json.Unmarshal a lot, and appending structs to a slice a lot as well, which checks out with the graph generated by pprof. Briefly, what
GetByAPEX does is fetch some data from our Elastic cluster, do some transformations, append them to a slice and return it.
Still though, this was not enough to cause a memory leak, it would only cause memory pressure, not to mention the 7MB reported by pprof was nothing compared to what we were seeing in our monitoring systems.
If you are running the web UI, you can go to the Source tab to check the source code annotated with memory consumption line by line. This is also possible in the terminal by using the pprof
list command. It takes a regex as input and it will filter what source code to show you. So, for example, you can use
list on the top consumers of memory returned by
We also decided to look at the amount of objects that were allocated. This is what we got:
After seeing this we thought that somehow the appending of structs to the slice was the culprit, but after analysing the code we concluded that there was no way that could be causing a memory leak since there was no code holding a reference to the slice or the inner array that makes up the slice.
At this point we were running out of ideas and thought maybe there was a memory leak in the library we use for Elastic in Go. Long story short, we didn’t find anything wrong there.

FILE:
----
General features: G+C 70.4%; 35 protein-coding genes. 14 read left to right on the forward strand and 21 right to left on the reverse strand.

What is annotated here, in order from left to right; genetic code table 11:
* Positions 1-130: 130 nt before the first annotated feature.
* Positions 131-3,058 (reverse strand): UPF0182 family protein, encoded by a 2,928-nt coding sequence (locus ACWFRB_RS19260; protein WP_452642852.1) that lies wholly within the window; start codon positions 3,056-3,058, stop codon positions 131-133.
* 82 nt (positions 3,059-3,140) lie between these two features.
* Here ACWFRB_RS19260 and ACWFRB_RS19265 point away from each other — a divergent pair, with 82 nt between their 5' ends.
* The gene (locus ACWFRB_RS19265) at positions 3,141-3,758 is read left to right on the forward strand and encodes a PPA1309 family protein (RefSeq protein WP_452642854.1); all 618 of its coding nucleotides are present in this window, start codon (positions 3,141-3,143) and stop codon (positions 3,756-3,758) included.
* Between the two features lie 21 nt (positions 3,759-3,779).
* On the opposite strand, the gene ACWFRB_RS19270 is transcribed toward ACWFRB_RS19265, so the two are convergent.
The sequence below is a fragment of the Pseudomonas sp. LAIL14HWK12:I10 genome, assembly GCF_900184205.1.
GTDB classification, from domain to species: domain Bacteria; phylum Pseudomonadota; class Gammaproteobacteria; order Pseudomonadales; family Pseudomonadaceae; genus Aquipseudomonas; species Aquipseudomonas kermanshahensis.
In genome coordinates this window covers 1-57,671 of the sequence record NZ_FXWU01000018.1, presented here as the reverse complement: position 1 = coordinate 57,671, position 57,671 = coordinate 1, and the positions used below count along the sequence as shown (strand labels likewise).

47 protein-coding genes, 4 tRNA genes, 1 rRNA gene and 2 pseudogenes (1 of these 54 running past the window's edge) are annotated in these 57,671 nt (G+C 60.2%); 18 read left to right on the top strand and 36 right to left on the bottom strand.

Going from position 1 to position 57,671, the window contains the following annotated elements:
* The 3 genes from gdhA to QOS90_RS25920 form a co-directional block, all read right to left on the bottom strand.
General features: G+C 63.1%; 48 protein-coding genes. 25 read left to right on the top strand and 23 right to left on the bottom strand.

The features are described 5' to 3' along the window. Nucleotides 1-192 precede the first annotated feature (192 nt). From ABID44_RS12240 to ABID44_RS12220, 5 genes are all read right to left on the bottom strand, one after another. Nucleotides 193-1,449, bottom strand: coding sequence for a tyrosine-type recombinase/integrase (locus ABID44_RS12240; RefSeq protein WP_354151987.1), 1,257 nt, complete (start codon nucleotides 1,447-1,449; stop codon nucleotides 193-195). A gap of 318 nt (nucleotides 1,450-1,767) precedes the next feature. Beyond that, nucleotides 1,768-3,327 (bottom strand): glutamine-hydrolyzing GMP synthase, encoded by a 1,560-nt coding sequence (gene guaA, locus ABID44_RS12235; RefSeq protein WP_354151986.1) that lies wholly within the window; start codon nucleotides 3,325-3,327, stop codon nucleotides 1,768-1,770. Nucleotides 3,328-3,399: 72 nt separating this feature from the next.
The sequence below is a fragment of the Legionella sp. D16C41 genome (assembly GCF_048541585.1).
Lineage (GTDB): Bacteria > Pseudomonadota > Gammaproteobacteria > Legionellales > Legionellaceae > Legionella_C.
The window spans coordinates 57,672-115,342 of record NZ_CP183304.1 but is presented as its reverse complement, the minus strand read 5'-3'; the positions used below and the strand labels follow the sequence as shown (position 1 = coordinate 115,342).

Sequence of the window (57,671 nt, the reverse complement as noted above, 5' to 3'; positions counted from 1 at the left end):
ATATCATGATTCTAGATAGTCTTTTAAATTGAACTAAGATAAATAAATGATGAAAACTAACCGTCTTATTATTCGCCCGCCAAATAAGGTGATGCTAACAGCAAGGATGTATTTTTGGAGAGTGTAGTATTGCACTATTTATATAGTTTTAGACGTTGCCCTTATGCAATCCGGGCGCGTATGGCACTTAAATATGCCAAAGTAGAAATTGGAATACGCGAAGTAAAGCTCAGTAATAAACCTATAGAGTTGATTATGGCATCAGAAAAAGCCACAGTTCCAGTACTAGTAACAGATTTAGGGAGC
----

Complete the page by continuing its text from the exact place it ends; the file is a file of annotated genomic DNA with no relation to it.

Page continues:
Could there be something wrong outside the scope of pprof?
We started thinking we should look at full core dumps or maybe there were hanging connections or go routines when making the requests to the Elastic cluster. So we looked at the goroutine profile of pprof:
curl https://services/domain-service/debug/pprof/goroutine > goroutine.out go tool pprof goroutine.out
Everything looked normal as well, no unusual amount of Go routines were spawned. We also used
netstat to check the amount of TCP connections that were being made to and from the service’s container, but there was nothing unusual either, all TCP connections were being terminated correctly. We saw a few idle connections but they were eventually terminated.
At this point we had to embrace the fact that this was not a memory leak. We had a lot of memory pressure being caused by that function and something was going on with either the Go garbage collector or its runtime that was hogging the memory. We decided that the best we could do was optimize the function to stream the data and not keep structs in memory, but at the same time we were intrigued by this weird behavior and we started researching about the Go memory management system.